If you don’t know anything about the company or the essential oil they’re selling, it’s impossible to know if they are pure, refined or distilled, from low-quality harvests, or if they’ve been sitting in their stockroom on a store rack for a long period of time, stored in such a way that harms the oils by heat or moisture, not processed correctly, or the oils may be inadvertently blended with harmful chemicals during bottling.

This is why it’s essential that essential oils, from seed to store are processed in such a way as to safeguard the quality that ends up either on you and eventually in you, or in your home through aromatherapy diffusers.

High-quality essential oils should come in dark colored glass bottles. Be cautious of merchants that offer oils in plastic or clear glass bottles, that’s because many undiluted essential oils can melt plastic over time or leech toxic plastic by-products into the oil, and clear glass bottles offer no protection from sunlight which can lessen their therapeutic potency and can degrade the scent and quality of the oil.

Companies or merchants who may offer a large amount of oil in aluminum bottles are adequate if the container is lined inside.

Tips for Savvy Shoppers on What to Lookout For

Refrain from purchasing oils that are packaged in containers that incorporate rubberized dropper on the inside top of the bottle. After some time, undiluted essential oils are strong enough that they can break down the dropper and the oil can become contaminated.

It’s a good practice to send a supplier or seller an email and simply ask anything you feel you need answers to so you know how fast they respond to your question(s), as well as seeing how informed and helpful they may be. This will give you some insight on how a particular seller does business.

Search out and ask merchants for test results for their oils. A reputable seller/supplier will give point-by-point test results about their oils and will be knowledgeable and transparent about their practices, and their company and products they sell.

It’s also important to see how long they’ve been in business, and if they have any consumer complaints with the Better Business Bureau or another consumer-related review websites.

It’s best to find an online or small local retailer who specializes in essential oils as their oils are least likely to remain on the store shelves or be mishandled as opposed to large retailers.

Large retailers like Whole Foods and alike, too often the bottles will have dust on the top cap of the bottle which is one of a few indicators that they’ve been sitting there for a prolonged period of time and are not as fresh as possible.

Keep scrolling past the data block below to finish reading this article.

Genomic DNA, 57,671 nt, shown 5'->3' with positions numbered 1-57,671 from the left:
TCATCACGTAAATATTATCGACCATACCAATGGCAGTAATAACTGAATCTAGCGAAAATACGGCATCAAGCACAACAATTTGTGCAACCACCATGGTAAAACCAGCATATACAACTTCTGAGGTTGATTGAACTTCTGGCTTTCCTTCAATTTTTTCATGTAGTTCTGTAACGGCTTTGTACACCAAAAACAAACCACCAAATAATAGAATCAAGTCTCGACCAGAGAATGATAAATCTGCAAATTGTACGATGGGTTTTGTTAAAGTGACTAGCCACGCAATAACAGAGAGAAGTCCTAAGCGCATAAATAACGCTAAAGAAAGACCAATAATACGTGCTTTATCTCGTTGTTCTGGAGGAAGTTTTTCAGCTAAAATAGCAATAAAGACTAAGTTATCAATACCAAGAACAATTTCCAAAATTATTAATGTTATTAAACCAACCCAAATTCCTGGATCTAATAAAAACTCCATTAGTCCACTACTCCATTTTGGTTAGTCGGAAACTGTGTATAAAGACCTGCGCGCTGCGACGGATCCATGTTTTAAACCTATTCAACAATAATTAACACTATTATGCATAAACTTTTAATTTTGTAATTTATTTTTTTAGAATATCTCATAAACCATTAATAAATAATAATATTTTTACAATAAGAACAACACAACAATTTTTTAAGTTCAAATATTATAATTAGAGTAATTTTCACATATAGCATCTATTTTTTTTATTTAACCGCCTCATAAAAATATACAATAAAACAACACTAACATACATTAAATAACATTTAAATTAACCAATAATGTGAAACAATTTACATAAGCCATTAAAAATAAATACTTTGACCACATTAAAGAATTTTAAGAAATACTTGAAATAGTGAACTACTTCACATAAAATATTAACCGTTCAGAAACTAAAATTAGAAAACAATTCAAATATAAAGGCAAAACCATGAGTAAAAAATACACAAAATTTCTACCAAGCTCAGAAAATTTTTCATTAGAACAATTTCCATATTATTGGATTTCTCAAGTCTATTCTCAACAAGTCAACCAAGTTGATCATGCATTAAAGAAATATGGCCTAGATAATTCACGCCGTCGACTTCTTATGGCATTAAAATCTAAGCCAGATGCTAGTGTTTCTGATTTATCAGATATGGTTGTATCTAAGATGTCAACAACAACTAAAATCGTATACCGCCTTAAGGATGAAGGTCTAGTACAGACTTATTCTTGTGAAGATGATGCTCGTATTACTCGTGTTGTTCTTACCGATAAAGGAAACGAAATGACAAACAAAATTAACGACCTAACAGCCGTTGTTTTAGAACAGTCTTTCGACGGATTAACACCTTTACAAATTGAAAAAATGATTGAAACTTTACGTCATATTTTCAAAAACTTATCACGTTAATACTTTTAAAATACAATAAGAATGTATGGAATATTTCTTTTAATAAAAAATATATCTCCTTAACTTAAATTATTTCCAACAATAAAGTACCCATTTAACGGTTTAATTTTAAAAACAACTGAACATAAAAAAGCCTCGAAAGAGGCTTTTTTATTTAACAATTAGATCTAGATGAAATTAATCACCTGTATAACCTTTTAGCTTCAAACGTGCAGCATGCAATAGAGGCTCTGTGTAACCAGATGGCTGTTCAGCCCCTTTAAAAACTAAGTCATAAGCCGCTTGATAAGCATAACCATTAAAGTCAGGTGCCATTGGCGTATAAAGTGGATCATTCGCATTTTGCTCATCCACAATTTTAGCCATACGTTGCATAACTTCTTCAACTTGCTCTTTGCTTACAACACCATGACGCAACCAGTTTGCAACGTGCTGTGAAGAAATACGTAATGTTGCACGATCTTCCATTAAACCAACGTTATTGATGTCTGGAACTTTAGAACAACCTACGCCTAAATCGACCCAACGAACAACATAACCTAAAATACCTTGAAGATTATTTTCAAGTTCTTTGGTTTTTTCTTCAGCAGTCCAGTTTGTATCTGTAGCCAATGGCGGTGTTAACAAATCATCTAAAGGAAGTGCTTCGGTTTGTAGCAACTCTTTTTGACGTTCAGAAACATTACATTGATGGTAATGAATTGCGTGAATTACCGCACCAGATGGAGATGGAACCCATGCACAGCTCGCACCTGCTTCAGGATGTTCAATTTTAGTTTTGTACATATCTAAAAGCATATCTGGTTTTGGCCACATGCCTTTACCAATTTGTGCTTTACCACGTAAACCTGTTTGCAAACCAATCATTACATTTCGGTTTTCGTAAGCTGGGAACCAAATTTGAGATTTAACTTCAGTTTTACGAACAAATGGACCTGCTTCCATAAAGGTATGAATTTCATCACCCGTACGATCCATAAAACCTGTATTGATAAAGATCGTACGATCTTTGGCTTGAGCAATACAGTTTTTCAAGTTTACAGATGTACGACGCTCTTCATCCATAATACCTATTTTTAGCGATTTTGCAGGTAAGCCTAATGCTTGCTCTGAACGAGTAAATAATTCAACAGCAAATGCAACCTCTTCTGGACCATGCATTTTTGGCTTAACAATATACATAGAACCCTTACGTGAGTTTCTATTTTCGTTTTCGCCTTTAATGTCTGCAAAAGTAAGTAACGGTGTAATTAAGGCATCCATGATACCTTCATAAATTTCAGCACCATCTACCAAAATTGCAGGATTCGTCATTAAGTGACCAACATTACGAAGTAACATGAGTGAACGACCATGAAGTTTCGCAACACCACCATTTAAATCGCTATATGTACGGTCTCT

Avoid purchasing oils from retailers/providers that don’t give the oil’s a botanical (Latin name), where the herb/flower originated and the technique for extraction. This lets you know how informed, or uninformed for that matter, they are about the oils they sell.

Organic essential oils are typically superior to non-organic oils and are grown in compliance with organic farming practices and the suppliers are usually more careful in sourcing their oils for therapeutic quality and aroma. But of course, you’re going to pay a higher price for organic oils.

If you’re trying to decide on a seller or merchant to pick up some essential oil, there’s nothing wrong with asking for samples to discover if this is a supplier/seller that you‘d like to buy from without wasting your money on a large order which you may not be satisfied with.

There are some legitimate vendors who may want to charge a small fee for supplying samples, so don’t let that stop you from getting a sample from these sellers/suppliers.

While thinking about a buying essential oil from a vendor at an outdoor or indoor event like street fairs, farmer’s markets, craft shows, festivals, ask the seller for information about their business and where it’s physically located. Ethical and knowledgeable vendors are typically open and honest and answer any questions about their products and generally, appreciate any questions you may ask.

Be careful with phrases which include “fragrance oil,” or “perfume oil”, as what they are selling is not a pure essential oil.

How Essential Oils are Extracted

The different methods of extraction are:

  • Steam Distillation: The most common process of extracting an essential oil is by distillation, a process that isolates the aromatic, volatile element of the plant with steam.
  • Cold Pressed: Expression, or cold pressing, is used primarily for citrus fruits like orange and lemon, where the essential oil is obtained in tiny pockets in the peel or rind. Oils extracted by cold pressing are the most volatile of essential oils and can evaporate quickly when exposed to air.